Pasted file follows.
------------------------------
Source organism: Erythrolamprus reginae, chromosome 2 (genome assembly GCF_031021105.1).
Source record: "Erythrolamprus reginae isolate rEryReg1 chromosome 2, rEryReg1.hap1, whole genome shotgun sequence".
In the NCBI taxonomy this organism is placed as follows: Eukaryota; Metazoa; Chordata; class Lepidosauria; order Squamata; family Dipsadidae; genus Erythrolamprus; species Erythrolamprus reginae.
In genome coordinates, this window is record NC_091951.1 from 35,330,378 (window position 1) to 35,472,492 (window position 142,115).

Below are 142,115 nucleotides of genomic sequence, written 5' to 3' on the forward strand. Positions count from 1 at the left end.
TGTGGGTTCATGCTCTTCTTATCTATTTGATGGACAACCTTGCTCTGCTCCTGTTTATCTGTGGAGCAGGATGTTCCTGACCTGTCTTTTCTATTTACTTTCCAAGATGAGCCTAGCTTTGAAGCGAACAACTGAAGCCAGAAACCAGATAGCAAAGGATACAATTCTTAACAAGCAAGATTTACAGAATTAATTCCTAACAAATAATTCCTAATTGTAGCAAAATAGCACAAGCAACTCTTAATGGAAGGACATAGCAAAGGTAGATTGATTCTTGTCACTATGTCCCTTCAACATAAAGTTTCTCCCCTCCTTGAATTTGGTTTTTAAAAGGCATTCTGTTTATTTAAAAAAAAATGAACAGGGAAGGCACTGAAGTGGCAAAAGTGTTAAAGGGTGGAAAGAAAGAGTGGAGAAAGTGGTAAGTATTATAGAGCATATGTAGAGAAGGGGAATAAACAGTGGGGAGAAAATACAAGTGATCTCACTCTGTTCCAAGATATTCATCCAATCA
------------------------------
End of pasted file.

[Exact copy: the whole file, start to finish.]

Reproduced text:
Source organism: Erythrolamprus reginae, chromosome 2 (genome assembly GCF_031021105.1).
Source record: "Erythrolamprus reginae isolate rEryReg1 chromosome 2, rEryReg1.hap1, whole genome shotgun sequence".
In the NCBI taxonomy this organism is placed as follows: Eukaryota; Metazoa; Chordata; class Lepidosauria; order Squamata; family Dipsadidae; genus Erythrolamprus; species Erythrolamprus reginae.
In genome coordinates, this window is record NC_091951.1 from 35,330,378 (window position 1) to 35,472,492 (window position 142,115).

Below are 142,115 nucleotides of genomic sequence, written 5' to 3' on the forward strand. Positions count from 1 at the left end.
TGTGGGTTCATGCTCTTCTTATCTATTTGATGGACAACCTTGCTCTGCTCCTGTTTATCTGTGGAGCAGGATGTTCCTGACCTGTCTTTTCTATTTACTTTCCAAGATGAGCCTAGCTTTGAAGCGAACAACTGAAGCCAGAAACCAGATAGCAAAGGATACAATTCTTAACAAGCAAGATTTACAGAATTAATTCCTAACAAATAATTCCTAATTGTAGCAAAATAGCACAAGCAACTCTTAATGGAAGGACATAGCAAAGGTAGATTGATTCTTGTCACTATGTCCCTTCAACATAAAGTTTCTCCCCTCCTTGAATTTGGTTTTTAAAAGGCATTCTGTTTATTTAAAAAAAAATGAACAGGGAAGGCACTGAAGTGGCAAAAGTGTTAAAGGGTGGAAAGAAAGAGTGGAGAAAGTGGTAAGTATTATAGAGCATATGTAGAGAAGGGGAATAAACAGTGGGGAGAAAATACAAGTGATCTCACTCTGTTCCAAGATATTCATCCAATCA